Herpetologist Photographs Male Black And White Tegus Trying To Mate With Dead Female
March 3, 2015
Necrophilia often occurs in certain reptiles. In September 2013, herpetologist Ivan Sazima witnessed not one but two male black and white tegus attempting to court and mate with a dead female black and white tegu (Salvator merianae).
Sazima, who published a paper on the observation in January 2015, observed the first lizard, a large male about 40cm in length approach a dead female and tongue flicked her body. The male then attempted to court and mate with the female for about five minutes until a flock of geese approached the area and he fled. The following day, Sazima photographed a smaller male attempt to mount the female, which was already exhibiting the stench of rotting flesh, with flesh flies and blow flies on her nose. The male black and white tegu attempted to mate with the now bloated dead female for about 49 minutes before he tongue-flicked the female and left the scene.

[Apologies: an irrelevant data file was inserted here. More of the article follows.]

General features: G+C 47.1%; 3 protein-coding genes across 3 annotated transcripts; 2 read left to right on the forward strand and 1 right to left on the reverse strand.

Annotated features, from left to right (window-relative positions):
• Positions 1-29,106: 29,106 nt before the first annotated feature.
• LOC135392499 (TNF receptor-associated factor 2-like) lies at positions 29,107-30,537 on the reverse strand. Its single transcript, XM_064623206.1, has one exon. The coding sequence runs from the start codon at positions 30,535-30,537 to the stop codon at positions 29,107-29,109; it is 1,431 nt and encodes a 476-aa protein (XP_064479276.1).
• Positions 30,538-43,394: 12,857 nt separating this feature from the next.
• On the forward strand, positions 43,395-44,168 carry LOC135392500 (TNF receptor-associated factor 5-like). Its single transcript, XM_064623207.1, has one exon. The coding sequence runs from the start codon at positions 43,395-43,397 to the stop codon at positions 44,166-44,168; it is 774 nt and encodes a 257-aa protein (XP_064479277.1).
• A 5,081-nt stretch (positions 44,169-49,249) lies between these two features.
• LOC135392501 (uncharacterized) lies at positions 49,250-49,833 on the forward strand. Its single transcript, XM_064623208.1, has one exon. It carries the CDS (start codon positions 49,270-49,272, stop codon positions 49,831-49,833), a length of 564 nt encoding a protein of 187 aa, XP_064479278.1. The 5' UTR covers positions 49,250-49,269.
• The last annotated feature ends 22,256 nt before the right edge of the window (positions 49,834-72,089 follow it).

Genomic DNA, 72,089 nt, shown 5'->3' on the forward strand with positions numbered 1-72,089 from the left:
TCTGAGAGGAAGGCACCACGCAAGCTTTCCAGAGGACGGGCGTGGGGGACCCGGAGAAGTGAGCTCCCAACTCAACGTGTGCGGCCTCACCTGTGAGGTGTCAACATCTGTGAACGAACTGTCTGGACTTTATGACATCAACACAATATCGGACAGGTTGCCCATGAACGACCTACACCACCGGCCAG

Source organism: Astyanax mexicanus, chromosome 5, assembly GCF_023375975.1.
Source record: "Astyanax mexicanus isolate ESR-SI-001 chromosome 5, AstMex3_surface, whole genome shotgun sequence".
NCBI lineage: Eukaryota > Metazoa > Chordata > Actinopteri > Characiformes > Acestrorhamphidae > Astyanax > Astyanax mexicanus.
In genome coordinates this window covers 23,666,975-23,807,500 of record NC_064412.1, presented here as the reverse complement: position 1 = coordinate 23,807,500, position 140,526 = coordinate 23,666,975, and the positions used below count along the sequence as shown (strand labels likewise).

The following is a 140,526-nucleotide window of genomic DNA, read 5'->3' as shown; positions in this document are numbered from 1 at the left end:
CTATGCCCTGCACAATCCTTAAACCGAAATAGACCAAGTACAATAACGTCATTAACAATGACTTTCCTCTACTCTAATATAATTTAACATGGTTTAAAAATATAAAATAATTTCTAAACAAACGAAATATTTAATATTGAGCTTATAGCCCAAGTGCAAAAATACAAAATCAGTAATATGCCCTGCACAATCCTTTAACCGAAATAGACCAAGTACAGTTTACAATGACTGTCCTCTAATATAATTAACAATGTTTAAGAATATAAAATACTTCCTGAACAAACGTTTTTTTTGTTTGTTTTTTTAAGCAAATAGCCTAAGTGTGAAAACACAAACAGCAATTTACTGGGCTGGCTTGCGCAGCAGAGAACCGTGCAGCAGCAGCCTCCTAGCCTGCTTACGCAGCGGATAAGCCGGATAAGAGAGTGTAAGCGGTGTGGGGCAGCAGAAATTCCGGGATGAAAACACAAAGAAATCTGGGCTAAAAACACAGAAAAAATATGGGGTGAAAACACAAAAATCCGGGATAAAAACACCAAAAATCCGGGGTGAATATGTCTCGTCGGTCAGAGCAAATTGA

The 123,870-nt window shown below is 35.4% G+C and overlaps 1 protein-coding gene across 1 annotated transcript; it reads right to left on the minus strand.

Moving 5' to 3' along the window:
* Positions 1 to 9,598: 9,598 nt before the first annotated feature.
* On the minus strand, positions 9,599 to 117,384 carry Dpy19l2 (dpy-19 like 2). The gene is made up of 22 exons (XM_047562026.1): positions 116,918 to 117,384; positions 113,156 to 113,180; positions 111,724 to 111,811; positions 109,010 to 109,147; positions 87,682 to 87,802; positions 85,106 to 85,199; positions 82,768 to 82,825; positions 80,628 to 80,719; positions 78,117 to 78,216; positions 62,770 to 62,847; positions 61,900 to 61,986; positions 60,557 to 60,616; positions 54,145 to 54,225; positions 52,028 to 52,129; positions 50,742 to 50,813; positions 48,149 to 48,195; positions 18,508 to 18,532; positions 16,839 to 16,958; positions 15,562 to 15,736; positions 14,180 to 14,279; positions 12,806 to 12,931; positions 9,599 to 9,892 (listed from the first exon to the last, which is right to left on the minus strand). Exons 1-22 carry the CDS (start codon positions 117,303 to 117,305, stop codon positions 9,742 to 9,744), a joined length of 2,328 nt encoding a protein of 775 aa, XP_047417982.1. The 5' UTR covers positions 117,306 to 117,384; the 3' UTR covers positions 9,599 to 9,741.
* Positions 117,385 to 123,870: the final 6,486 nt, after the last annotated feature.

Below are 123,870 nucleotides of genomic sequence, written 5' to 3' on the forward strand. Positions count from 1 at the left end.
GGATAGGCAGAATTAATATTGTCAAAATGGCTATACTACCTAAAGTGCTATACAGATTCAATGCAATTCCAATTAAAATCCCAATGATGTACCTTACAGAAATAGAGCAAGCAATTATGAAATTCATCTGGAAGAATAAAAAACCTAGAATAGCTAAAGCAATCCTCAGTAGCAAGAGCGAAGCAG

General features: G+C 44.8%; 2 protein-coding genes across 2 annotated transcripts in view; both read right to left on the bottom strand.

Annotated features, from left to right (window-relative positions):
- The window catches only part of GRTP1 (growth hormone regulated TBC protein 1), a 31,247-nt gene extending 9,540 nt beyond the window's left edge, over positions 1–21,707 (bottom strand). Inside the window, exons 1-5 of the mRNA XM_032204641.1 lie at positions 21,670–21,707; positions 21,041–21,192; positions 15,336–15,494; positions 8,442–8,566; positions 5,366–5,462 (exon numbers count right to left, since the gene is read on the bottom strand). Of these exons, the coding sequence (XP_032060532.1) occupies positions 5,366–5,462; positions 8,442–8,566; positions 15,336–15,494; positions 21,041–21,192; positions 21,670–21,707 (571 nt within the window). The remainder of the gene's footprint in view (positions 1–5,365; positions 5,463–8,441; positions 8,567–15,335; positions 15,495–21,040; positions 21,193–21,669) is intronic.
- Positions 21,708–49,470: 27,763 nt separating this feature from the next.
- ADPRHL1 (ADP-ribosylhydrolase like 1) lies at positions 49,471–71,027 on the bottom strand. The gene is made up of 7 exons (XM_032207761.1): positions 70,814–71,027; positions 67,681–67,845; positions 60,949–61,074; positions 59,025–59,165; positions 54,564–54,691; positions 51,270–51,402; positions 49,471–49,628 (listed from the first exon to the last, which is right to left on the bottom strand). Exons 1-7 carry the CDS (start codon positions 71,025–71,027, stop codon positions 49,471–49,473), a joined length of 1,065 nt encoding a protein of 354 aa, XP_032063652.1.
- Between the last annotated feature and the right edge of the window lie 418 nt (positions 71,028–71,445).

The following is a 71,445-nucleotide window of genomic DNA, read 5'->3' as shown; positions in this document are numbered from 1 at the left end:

Both males exhibited the same type of mating behavior, including embracing and scratching the body, rubbing the throat and neck, and grabbing the skin of her neck with teeth,, and mounting and attempting to copulate dead lizard.
Sazima speculates that the dead female’s sex pheromones were still strong and easily overcame the smell of death that emanated from the lizard, causing the younger male to continue his courtship of the corpse, ignoring the prey odors that serve as a potential food source of the tegu.
Other lizards that have been observed attempting to mate with dead females include other Salvator and ameiva species.
Sazima’s paper, "Corpse bride irresistible: a dead female tegu lizard (Salvator merianae) courted by males for two days at an urban park in South-eastern Brazil" can be found here on the Biotaxa website.
John B. Virata keeps a western hognose snake, a ball python, two corn snakes, a king snake, and two leopard geckos. His first snake, a California kingsnake, was purchased at the Pet Place in Westminster, CA for $5. His first pet reptile was a green anole that arrived in a small box via mail order. Follow him on Twitter @johnvirata